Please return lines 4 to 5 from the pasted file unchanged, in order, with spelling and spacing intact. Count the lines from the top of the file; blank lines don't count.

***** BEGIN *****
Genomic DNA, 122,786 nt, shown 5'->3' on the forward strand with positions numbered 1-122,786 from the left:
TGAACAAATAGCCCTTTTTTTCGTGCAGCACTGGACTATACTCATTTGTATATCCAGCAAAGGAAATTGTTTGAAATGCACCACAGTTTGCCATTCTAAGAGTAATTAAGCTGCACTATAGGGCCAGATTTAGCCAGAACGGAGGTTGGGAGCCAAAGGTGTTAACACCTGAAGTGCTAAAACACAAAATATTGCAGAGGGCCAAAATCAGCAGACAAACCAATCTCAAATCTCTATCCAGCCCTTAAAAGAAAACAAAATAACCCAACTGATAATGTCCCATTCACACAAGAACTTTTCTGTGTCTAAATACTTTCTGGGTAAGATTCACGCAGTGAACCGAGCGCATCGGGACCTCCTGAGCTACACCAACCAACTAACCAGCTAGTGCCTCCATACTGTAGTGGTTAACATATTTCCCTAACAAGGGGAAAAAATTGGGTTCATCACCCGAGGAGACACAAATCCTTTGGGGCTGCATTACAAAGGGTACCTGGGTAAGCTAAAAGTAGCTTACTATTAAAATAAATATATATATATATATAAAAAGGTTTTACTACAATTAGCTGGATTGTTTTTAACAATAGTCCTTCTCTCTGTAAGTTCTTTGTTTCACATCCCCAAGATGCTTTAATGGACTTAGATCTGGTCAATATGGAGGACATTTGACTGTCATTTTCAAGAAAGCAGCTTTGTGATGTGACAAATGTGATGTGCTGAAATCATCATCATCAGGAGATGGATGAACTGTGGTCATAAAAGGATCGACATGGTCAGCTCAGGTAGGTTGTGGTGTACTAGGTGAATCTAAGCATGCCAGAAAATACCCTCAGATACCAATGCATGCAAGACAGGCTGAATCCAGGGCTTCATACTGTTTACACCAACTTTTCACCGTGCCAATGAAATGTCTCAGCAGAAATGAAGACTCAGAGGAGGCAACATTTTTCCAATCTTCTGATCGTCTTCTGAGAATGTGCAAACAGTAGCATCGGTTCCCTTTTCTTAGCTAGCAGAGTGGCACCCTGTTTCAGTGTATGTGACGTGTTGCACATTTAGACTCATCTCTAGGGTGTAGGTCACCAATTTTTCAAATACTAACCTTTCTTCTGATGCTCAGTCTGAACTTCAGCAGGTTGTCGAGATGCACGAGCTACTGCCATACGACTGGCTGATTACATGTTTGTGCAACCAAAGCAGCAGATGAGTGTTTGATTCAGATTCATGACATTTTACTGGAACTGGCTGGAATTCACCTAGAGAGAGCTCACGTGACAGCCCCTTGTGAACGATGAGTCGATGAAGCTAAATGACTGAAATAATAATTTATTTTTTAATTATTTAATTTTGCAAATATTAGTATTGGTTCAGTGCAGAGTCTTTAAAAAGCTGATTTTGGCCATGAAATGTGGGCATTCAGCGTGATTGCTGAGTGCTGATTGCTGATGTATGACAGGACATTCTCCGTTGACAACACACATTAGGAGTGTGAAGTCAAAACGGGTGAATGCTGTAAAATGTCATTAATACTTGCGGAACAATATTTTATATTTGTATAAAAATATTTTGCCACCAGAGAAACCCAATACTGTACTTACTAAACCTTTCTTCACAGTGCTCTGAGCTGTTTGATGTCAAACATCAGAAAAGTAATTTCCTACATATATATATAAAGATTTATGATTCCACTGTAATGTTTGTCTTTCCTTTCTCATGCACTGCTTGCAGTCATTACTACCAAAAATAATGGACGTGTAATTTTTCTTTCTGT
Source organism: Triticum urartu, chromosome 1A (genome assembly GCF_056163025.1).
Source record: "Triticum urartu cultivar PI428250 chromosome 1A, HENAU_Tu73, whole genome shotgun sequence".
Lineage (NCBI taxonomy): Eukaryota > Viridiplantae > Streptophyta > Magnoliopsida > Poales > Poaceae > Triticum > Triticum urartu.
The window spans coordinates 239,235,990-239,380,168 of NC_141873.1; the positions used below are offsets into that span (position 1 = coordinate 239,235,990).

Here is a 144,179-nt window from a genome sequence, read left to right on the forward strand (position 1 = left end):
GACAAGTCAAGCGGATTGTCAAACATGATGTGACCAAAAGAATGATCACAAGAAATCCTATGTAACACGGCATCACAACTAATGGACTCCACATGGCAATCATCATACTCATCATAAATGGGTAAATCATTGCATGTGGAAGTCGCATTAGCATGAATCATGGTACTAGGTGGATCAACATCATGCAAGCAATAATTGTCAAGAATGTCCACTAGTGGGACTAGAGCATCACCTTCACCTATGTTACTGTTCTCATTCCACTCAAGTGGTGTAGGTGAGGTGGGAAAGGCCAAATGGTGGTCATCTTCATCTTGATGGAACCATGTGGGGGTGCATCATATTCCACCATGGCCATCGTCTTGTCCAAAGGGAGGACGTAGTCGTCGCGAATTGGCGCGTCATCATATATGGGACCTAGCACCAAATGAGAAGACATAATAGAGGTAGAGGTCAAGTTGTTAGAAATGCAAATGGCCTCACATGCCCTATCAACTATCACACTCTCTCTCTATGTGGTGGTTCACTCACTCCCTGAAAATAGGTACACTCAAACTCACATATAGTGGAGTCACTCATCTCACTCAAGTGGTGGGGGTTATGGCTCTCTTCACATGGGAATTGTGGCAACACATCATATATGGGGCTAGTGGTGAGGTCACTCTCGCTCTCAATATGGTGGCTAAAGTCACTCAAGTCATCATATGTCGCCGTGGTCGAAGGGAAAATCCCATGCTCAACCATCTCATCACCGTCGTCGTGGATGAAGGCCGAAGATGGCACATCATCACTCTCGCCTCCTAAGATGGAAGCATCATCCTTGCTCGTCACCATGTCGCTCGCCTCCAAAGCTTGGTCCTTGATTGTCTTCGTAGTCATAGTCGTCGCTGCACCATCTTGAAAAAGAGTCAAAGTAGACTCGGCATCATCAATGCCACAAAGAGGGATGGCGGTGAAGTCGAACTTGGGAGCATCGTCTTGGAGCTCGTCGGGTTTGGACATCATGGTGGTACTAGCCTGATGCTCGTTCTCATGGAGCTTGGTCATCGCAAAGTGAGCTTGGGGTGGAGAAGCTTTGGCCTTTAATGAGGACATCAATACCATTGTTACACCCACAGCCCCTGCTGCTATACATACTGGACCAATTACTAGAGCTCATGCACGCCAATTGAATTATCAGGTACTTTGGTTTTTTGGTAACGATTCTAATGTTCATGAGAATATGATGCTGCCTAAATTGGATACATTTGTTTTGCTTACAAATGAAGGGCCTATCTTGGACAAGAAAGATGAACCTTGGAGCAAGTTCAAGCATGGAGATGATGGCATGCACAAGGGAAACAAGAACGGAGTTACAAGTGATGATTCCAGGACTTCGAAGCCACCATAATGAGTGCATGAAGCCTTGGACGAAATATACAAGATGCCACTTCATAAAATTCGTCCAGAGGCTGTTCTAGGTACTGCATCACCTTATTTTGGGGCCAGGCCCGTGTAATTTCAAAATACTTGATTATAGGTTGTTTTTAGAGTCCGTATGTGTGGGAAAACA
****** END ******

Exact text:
Source record: "Triticum urartu cultivar PI428250 chromosome 1A, HENAU_Tu73, whole genome shotgun sequence".
Lineage (NCBI taxonomy): Eukaryota > Viridiplantae > Streptophyta > Magnoliopsida > Poales > Poaceae > Triticum > Triticum urartu.